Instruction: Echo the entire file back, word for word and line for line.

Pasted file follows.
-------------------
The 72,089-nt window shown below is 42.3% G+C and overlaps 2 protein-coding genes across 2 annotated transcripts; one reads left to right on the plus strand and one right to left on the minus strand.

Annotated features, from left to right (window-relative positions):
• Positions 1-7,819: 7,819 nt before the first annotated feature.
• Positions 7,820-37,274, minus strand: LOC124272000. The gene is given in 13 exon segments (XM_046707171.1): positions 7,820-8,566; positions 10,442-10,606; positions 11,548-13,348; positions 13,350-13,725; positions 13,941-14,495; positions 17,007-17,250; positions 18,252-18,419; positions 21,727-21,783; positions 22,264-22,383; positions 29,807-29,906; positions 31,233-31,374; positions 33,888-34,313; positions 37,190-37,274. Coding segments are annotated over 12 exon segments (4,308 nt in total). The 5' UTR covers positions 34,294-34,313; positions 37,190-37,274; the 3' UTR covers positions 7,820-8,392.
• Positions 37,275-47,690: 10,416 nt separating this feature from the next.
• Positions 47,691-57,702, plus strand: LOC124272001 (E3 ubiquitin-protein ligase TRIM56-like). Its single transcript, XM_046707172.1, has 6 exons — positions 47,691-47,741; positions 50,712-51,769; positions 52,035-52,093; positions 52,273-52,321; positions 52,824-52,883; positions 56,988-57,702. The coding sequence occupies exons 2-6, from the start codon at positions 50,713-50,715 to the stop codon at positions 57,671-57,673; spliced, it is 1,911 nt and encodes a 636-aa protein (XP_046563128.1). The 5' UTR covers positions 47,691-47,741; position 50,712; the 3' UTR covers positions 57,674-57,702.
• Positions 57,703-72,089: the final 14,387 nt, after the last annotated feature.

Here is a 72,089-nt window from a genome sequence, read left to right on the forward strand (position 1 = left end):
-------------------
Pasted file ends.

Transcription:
The 72,089-nt window shown below is 42.3% G+C and overlaps 2 protein-coding genes across 2 annotated transcripts; one reads left to right on the plus strand and one right to left on the minus strand.

Annotated features, from left to right (window-relative positions):
• Positions 1-7,819: 7,819 nt before the first annotated feature.
• Positions 7,820-37,274, minus strand: LOC124272000. The gene is given in 13 exon segments (XM_046707171.1): positions 7,820-8,566; positions 10,442-10,606; positions 11,548-13,348; positions 13,350-13,725; positions 13,941-14,495; positions 17,007-17,250; positions 18,252-18,419; positions 21,727-21,783; positions 22,264-22,383; positions 29,807-29,906; positions 31,233-31,374; positions 33,888-34,313; positions 37,190-37,274. Coding segments are annotated over 12 exon segments (4,308 nt in total). The 5' UTR covers positions 34,294-34,313; positions 37,190-37,274; the 3' UTR covers positions 7,820-8,392.
• Positions 37,275-47,690: 10,416 nt separating this feature from the next.
• Positions 47,691-57,702, plus strand: LOC124272001 (E3 ubiquitin-protein ligase TRIM56-like). Its single transcript, XM_046707172.1, has 6 exons — positions 47,691-47,741; positions 50,712-51,769; positions 52,035-52,093; positions 52,273-52,321; positions 52,824-52,883; positions 56,988-57,702. The coding sequence occupies exons 2-6, from the start codon at positions 50,713-50,715 to the stop codon at positions 57,671-57,673; spliced, it is 1,911 nt and encodes a 636-aa protein (XP_046563128.1). The 5' UTR covers positions 47,691-47,741; position 50,712; the 3' UTR covers positions 57,674-57,702.
• Positions 57,703-72,089: the final 14,387 nt, after the last annotated feature.

Here is a 72,089-nt window from a genome sequence, read left to right on the forward strand (position 1 = left end):